Caswell County showcases a beautiful landscape of timber, farm land, and agricultural vistas. Located on the northern border of central North Carolina, Caswell County – mostly in its county seat, Yanceyville, named for Bartlett Yancey, hosts festivals, eco-tourists, history buffs, and hometown pride in which its visitors can learn more about its historic culture. Many farms are still in operation, some for tobacco and other crops, some for forests, timberland related production, and other recreational pursuits. Deer hunting and fishing are high on the priority list for today’s outdoors enthusiasts. One of the state’s oldest operating fishing clubs, the Wildwood Fishing Club, calls Caswell County home.
The topography of Caswell County captivates its visitors and beckons its residents to stay, but modern roads make this possible. The lack of usable roads was one reason Caswell County was split from Orange County and why Person County was separated from Caswell County. Those with business at the county seat found the trip too difficult. In what is now western Caswell, William Byrd in 1728 while surveying the North Carolina-Virginia boundary, mounted the highest hill encountered to that time and from it “made the first discovery of the mountains in the northwest of our course. They seemed to lie off at a vast distance and looked like ranges of blue clouds rising one above another.”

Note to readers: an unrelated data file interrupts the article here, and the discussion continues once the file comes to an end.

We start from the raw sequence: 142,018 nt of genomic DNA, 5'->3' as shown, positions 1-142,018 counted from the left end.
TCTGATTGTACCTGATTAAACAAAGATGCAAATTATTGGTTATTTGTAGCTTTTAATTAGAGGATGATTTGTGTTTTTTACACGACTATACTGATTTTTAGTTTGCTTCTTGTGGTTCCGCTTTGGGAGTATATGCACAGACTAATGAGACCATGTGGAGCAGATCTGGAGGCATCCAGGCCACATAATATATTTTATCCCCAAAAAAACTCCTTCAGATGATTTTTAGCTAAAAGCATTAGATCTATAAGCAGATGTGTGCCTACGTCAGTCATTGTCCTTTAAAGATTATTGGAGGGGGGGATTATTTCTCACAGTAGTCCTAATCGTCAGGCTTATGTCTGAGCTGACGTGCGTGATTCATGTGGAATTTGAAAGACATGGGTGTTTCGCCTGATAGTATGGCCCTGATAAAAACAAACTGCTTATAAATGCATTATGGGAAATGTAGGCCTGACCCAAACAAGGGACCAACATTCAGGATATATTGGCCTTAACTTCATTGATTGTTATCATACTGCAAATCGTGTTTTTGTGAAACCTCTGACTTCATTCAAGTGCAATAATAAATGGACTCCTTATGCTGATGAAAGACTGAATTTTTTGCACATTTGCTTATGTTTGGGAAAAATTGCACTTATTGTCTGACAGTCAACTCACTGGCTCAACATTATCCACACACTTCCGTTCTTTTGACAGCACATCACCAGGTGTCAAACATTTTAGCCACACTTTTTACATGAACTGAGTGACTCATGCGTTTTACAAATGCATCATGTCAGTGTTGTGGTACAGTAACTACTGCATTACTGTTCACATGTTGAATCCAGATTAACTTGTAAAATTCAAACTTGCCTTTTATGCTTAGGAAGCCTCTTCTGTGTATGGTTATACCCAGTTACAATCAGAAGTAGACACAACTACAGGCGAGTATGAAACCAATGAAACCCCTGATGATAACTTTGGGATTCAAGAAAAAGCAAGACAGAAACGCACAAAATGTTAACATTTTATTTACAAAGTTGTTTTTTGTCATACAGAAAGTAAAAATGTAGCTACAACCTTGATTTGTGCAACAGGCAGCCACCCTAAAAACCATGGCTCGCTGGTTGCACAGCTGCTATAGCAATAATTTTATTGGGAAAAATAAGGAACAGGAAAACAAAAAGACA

Hyco Lake in northeastern Caswell County and northwestern Person County was formed on the Hyco River in 1964 when then Carolina Power and Light Company constructed a dam for an electric power generating plant. The lake is approximately ten miles long and covers 7,750 acres.
Because of the Dan River riverbed flowing through portions of the county, larger farm tracts developed because farmers could more effectively plow its flatter, less densely-forested areas while the southwestern parts of the county display tip-tops of some foothills, alluding to the Great Smoky Mountains off in the distance. Any Caswell County NC land for sale would truly be a gem in the crown of “The Goodliest Land.”